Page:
March 29, 2011
Federal Reserve proposes rule requiring sponsors of asset-backed securities to retain at least 5 percent of the credit risk of the assets underlying the securities
For immediate release
The Federal Reserve Board on Tuesday proposed a rule that would require sponsors of asset-backed securities (ABS) to retain at least 5 percent of the credit risk of the assets underlying the securities.
The rule, which will be proposed jointly with five other federal agencies, would provide sponsors with various options for meeting the risk-retention requirements of the Dodd-Frank Wall Street Reform and Consumer Protection Act. In drafting the proposed rule, staff at the Federal Reserve Board and at the other agencies sought to ensure that the amount of credit risk retained is meaningful, while taking into account market practices and reducing the potential for the rule to negatively affect the availability and cost of credit to consumers and businesses.
As required by the Dodd-Frank Act, the proposed rule includes a variety of exemptions from these requirements, including an exemption for U.S. government-guaranteed ABS and for mortgage-backed securities that are collateralized exclusively by residential mortgages that qualify as "qualified residential mortgages" (QRMs). The proposal would establish a definition for QRMs--incorporating such criteria as borrower credit history, payment terms, down payment for purchased mortgages, and loan-to-value ratio--designed to ensure they are of very high credit quality. The proposed rule would also allow Fannie Mae and Freddie Mac to satisfy their risk-retention requirements as sponsors of mortgage-backed securities through their 100 percent guarantees of principal and interest for as long as they are in conservatorship or receivership with capital support from the U.S. government.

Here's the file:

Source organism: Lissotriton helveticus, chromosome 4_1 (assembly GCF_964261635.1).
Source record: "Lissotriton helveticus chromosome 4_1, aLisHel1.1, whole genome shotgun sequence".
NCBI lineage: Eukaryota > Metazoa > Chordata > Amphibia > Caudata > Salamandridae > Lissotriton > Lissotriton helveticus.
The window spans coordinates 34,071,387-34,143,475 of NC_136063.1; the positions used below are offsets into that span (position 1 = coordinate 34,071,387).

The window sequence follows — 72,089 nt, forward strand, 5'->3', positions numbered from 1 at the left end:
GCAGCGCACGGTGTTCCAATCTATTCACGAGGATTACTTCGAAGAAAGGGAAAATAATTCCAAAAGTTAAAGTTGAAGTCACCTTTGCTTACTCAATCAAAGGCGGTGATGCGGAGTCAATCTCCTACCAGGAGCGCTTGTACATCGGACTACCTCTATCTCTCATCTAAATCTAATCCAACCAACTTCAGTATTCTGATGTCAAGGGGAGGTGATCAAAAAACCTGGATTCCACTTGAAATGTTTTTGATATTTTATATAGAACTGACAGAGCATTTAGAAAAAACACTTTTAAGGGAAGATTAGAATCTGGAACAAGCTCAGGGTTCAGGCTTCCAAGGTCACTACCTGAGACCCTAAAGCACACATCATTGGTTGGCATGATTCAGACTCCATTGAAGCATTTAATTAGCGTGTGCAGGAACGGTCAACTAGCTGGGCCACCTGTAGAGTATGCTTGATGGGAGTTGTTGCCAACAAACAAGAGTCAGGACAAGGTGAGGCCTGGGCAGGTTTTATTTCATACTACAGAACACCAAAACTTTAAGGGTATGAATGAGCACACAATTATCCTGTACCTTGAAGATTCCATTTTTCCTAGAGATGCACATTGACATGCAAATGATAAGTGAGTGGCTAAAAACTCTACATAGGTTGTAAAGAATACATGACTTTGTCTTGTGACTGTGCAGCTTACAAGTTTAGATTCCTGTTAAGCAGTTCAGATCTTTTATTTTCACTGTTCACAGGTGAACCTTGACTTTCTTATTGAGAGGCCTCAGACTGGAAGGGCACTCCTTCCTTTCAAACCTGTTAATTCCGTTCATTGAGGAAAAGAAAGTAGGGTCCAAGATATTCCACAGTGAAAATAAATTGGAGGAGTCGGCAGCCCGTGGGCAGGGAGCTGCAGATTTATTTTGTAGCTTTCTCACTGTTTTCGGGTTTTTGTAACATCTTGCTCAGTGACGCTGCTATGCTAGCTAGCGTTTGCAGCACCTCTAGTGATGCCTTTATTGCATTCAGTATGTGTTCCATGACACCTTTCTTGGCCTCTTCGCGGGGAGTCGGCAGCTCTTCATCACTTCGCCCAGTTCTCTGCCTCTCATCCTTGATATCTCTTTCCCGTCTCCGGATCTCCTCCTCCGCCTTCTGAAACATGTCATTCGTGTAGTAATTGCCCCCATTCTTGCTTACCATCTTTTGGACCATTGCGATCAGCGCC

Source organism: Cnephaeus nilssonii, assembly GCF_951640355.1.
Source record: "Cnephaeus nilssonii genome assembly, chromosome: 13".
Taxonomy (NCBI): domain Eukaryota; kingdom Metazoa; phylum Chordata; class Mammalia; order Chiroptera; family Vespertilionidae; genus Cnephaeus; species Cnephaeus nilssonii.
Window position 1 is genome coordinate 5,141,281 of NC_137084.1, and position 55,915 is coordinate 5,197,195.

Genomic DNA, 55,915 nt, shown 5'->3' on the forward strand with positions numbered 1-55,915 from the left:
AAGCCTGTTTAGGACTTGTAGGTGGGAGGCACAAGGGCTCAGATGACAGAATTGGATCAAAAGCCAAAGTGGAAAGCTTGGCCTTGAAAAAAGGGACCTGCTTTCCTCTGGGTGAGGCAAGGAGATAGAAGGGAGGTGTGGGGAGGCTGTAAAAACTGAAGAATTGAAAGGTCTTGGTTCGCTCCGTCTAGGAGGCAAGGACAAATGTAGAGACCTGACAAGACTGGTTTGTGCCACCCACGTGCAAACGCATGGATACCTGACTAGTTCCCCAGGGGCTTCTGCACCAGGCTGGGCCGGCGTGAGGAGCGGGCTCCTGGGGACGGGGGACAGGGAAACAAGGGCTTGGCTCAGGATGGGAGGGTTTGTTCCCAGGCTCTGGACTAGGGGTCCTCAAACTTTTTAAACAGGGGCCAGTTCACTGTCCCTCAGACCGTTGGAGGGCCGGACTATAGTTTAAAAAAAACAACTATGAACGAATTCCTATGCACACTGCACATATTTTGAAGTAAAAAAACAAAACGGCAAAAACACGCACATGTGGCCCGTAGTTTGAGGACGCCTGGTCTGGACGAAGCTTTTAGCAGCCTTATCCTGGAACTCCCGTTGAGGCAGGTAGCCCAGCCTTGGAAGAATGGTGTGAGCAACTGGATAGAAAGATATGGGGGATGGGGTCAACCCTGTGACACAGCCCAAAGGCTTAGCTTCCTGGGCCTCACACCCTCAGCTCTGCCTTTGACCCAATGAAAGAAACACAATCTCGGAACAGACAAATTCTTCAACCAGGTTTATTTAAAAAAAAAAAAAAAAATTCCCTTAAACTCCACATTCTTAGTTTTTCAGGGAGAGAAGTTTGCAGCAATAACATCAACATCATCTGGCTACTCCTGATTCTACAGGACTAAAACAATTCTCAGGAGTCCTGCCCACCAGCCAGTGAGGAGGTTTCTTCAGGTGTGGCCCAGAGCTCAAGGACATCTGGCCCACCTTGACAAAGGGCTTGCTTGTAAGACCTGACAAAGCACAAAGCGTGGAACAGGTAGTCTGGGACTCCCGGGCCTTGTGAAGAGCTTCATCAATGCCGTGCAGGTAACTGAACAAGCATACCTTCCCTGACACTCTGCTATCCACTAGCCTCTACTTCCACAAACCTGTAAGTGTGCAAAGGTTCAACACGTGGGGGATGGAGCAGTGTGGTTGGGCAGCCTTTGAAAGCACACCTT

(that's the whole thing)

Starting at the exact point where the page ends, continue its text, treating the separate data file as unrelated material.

Comments must be received by June 10, 2011. The notice will be published in the Federal Register after approval from all agencies including the Office of the Comptroller of the Currency, the Federal Deposit Insurance Corporation, the U.S. Securities and Exchange Commission, the Federal Housing Finance Agency, and the Department of Housing and Urban Development.